AUBURN, Ala. — He was in there somewhere, sitting on a small plastic chair in the center of the room, surrounded by a horde of reporters clamoring for whatever postgame nuggets they could scrounge up before deadline. The star quarterback, the son of an Auburn legend and a true freshman beyond his years, all in one.

Bo Nix was one of the last Auburn players to enter the media center inside Jordan-Hare Stadium following the Tigers’ 55-16 win over Kent State on Saturday night, and when he did so, it was as if every other conversation taking place no longer mattered. Anthony Schwartz, who somehow managed to play receiver with a cast on his hand, was abandoned almost immediately. Kam Martin, who rushed for his first touchdown of the season, suddenly found himself standing at a podium with only one reporter by his side.

While it’s not unusual for a starting quarterback to be swarmed by the media after a game, the intrigue surrounding Nix at Auburn goes deeper than most. The silver-haired reporters here, who used to file stories about his father, never thought they’d see another Nix quarterback the Tigers, and there are times when the story feels too good to be true. How many years ago was it that Patrick Nix replaced an injured Stan White in the third quarter of the 1993 Iron Bowl with Auburn trailing Alabama 14-5? What happened next built the Nix mythos: Patrick dropped back and heaved a 35-yard touchdown to Frank Sanders that sparked a come-from-behind win and closed out an undefeated season.

It’s 26 years later, three games into the young season, and already the second-generation QB has his own version. It came during the season-opening game against No. 11 Oregon when Auburn trailed 21-20 with 15 seconds left. Bo took the shotgun snap and rather than playing it safe and settling for a manageable field goal, he lobbed a game-winning, 26-yard touchdown pass down the sideline to Seth Williams. Afterward, Nix told reporters, “I think that’s my first Bo-to-Seth moment.”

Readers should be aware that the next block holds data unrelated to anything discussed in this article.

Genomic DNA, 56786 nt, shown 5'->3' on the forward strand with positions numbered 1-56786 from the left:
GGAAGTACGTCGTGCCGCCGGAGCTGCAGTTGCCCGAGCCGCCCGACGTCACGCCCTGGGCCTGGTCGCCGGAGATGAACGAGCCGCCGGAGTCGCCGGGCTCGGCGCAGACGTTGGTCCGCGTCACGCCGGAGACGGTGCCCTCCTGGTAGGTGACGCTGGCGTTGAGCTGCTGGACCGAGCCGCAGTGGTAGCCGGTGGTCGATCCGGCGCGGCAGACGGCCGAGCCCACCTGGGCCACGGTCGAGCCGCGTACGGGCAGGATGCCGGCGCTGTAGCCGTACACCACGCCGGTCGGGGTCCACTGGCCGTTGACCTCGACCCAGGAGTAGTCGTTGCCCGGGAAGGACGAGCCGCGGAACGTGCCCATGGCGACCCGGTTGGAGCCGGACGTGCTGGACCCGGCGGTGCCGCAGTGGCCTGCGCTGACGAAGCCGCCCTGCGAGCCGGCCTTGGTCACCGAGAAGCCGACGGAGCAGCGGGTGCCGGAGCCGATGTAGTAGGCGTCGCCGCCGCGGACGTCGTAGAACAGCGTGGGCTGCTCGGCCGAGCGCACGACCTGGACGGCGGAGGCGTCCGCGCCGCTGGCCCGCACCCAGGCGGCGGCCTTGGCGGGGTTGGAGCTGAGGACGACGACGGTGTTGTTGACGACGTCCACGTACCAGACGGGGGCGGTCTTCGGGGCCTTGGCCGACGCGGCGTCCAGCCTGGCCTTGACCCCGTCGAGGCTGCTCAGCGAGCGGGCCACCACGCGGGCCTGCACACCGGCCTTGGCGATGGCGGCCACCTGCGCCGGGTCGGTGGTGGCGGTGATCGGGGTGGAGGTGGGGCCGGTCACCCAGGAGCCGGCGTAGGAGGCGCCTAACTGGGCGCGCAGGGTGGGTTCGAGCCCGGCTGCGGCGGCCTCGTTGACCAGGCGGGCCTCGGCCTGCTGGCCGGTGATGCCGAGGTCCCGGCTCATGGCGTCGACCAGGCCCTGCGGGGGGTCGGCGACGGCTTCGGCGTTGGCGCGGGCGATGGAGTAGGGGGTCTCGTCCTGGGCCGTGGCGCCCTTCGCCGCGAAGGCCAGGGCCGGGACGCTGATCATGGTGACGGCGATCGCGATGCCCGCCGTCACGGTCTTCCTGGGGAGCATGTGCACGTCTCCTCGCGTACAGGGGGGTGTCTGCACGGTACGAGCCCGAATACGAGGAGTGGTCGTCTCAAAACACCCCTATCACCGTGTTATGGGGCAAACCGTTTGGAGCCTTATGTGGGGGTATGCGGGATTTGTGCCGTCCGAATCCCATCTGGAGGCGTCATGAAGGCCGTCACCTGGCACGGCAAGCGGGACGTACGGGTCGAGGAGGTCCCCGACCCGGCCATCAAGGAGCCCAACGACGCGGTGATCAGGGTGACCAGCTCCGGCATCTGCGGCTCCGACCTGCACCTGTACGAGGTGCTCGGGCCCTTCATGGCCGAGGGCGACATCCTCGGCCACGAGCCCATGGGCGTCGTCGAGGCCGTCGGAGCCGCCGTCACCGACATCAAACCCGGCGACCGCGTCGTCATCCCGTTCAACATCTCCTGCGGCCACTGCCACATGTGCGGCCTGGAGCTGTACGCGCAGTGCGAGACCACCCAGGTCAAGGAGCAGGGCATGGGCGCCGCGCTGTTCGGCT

While Nix can be wary in front of a wall of cameras, looking down at his feet nervously, there’s no denying how he commands a room. His confidence can’t help but shine through. Beating Kent State to improve to 3-0 was great and all, but he kept pointing to improvements he has to make with games like the one Saturday coming up — going on the road to play No. 17 Texas A&M. It wasn’t hard for him to get over the jubilation of the Oregon win, he said, because “I know it’s a long season, and I didn’t play that great.”

That maturity is something his teammates point to over and over again as they attempt to explain how this isn’t a typical true freshman quarterback.

Schwartz was seated in the corner of the media center, left alone in the wake of Nix’s arrival, when a reporter asked for his read on the situation.



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